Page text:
Record-low mortgage rates and falling home inventory continued to bolster house and apartment construction in August, with the number of building permits up 50 percent from a year ago.
Last month, 385 permits were issued to build 901 units, including hundreds of apartments in Minneapolis, according to the Builders Association of the Twin Cities (BATC).
While builders are still operating at a fraction of the pace they once were, it was the best August in at least five years for area contractors and trades people, and the best year by a long shot since the downtown apartment boom began. So far this year, builders have been issued 2,665 permits to build 4,903 units.
"We're seeing economic indicators all pointing in the right direction," said BATC's president, Curt Christensen of Lee Lynn Construction.
That includes mortgage rates, which have been at record lows. On Thursday, Freddie Mac said that the average rate for a 30-year fixed-rate mortgage was 3.59 percent, down 0.7 percent from the previous week.
The construction industry is also getting help from an unusually strong rental market. During August, multifamily projects -- mostly apartments -- represented more than 58 percent of planned units, including two big apartment buildings. Third North, for example, is a 204-unit building that broke ground last week in the heart of the North Loop neighborhood, where an apartment boom is underway.
Mary Bujold, president of Maxfield Research Group, said that more than 1,192 units have been proposed for the neighborhood.
For developer Schafer Richardson, the project is a recent foray into rental housing. Until recently, the company has been focused on condominiums, including the Phoenix on the River, which is down to its last unsold unit.
Most of the apartments headed to Minneapolis are aimed at middle-income renters who can afford rents upwards of $2 per square foot. At the $39 million Third North project, rents haven't yet been set, but the six-story building will have two levels of underground parking and an unusual amenity package, including on-site electric-vehicle charging stations and a pet-grooming room.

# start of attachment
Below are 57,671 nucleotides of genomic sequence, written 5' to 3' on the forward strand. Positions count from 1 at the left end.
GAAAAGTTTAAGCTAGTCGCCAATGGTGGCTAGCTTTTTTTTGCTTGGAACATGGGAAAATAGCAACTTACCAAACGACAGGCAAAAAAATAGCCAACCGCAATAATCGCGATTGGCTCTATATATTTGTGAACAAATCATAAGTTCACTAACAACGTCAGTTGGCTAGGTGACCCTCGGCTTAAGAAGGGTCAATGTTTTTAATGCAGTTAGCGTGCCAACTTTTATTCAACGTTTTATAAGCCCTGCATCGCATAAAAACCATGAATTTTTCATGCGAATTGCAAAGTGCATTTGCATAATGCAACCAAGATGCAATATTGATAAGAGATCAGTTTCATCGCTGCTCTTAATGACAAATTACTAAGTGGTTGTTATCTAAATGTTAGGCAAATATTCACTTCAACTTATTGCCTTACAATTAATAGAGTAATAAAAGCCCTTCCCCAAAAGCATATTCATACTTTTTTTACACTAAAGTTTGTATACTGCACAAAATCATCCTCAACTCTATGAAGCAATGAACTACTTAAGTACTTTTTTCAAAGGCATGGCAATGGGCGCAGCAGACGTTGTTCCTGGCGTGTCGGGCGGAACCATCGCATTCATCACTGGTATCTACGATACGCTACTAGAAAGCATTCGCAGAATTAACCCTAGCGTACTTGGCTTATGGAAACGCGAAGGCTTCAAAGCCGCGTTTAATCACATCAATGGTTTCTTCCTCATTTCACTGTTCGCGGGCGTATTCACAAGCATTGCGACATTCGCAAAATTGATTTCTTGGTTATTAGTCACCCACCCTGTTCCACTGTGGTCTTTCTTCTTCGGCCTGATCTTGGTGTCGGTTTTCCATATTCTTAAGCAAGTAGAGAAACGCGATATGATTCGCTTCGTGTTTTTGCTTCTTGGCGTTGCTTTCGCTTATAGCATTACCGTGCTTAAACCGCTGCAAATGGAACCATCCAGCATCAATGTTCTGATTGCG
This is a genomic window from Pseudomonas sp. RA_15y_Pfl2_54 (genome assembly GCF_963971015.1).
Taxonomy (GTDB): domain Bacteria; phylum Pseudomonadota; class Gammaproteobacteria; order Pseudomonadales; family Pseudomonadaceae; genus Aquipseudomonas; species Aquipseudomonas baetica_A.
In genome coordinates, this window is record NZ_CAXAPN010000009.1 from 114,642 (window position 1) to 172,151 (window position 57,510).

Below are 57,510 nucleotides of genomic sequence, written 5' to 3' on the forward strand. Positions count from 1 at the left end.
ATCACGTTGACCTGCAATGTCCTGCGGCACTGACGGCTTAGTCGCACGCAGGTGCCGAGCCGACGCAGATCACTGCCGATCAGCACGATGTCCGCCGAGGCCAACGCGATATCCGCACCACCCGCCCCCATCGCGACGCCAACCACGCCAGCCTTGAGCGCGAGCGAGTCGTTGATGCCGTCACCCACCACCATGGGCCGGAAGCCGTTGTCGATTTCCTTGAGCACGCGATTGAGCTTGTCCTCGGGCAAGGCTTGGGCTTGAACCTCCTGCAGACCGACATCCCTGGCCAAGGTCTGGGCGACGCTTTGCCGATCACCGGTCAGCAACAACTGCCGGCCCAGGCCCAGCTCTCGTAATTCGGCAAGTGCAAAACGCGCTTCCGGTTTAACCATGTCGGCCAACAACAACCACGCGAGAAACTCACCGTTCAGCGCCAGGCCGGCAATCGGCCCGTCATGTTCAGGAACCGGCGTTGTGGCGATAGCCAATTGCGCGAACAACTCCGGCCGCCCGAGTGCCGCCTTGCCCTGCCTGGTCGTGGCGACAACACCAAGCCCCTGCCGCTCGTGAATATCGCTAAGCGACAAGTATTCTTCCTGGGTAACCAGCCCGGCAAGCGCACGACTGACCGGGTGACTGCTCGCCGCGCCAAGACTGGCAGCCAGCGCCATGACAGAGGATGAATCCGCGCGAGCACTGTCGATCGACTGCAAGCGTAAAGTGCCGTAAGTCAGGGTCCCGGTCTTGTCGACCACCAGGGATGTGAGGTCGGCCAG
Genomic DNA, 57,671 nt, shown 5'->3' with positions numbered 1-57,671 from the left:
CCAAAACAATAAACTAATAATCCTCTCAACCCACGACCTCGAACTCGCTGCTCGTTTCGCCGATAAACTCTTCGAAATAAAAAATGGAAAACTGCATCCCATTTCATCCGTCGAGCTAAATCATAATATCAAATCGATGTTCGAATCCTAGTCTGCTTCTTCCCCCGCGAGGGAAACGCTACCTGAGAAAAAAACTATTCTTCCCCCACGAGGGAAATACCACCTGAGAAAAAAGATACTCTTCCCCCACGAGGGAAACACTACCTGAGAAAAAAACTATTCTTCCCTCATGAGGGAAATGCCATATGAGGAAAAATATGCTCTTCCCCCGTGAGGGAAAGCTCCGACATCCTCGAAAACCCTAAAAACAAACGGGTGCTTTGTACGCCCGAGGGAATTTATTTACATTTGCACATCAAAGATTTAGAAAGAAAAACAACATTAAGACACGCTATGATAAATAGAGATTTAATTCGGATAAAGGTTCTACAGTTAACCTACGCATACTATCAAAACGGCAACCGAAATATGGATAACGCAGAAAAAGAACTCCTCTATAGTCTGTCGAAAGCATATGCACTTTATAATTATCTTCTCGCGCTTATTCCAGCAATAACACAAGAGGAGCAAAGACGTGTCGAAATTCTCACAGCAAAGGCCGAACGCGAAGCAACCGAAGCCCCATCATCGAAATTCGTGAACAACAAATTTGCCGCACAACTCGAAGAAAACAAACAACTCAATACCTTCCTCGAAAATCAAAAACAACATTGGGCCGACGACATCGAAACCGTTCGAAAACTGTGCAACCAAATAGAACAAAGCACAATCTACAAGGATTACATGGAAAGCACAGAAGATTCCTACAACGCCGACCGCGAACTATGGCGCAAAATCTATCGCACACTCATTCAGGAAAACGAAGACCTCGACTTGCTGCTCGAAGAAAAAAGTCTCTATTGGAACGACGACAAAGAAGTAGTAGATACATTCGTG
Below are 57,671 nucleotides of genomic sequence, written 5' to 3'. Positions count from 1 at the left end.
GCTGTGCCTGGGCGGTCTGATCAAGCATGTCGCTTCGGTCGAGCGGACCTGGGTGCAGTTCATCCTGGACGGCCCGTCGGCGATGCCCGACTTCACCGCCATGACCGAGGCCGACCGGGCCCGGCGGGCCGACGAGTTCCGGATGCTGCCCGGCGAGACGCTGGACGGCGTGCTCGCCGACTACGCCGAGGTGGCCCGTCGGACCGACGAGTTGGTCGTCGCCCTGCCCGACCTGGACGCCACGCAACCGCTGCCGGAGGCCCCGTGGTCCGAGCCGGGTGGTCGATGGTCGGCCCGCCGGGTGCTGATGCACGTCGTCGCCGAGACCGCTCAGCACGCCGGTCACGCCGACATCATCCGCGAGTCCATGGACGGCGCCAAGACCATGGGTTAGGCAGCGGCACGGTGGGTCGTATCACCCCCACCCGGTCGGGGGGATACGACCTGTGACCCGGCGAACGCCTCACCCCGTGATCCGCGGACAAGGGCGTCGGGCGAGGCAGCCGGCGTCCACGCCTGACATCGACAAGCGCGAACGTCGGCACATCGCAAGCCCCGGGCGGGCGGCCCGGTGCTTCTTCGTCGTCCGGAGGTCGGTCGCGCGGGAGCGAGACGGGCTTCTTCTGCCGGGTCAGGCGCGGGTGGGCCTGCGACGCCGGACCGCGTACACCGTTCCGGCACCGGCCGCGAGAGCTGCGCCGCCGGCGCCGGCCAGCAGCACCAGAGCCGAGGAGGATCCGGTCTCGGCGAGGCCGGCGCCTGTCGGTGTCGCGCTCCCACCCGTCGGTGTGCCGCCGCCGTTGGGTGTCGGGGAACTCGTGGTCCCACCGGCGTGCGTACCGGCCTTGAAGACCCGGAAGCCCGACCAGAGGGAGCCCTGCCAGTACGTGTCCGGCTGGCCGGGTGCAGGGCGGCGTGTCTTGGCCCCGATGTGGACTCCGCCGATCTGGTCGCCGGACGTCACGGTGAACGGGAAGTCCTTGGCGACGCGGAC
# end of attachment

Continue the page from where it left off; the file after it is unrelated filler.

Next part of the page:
Fifteen miles north in Blaine, Hans Hagen of Hans Hagen Homes, says he's experiencing a late-season bloom in new home sales, which he attributes to low mortgage rates and growing confidence that a recovery is really taking shape.
Construction activity during the month was representative of what's been happening all year long. So far this year builders have been issued 2,665 permits to build 4,903 units, easily making it the strongest year since the downturn began. Multi-family housing represented 48 percent of all units.
Hagen's sold out of townhouses that he'd built during the boom, and is now focusing on association-maintained single-family houses, which he's selling for $250,000 to $400,000. August sales were up more than 60 percent compared with last year, he said, at a time when sales tend to dwindle. It doesn't hurt, he said, that buyers feel motivated by dwindling inventory.
At the Lakes in Blaine, which once had more than 1,100 home sites, inventory is down to only about 150 lots.
"I sense that people are tired of waiting," Hagen said. "They're saying, 'Life goes on, and if I want to change a house, let's get up and do it.'"
Jim Buchta • 612-673-7376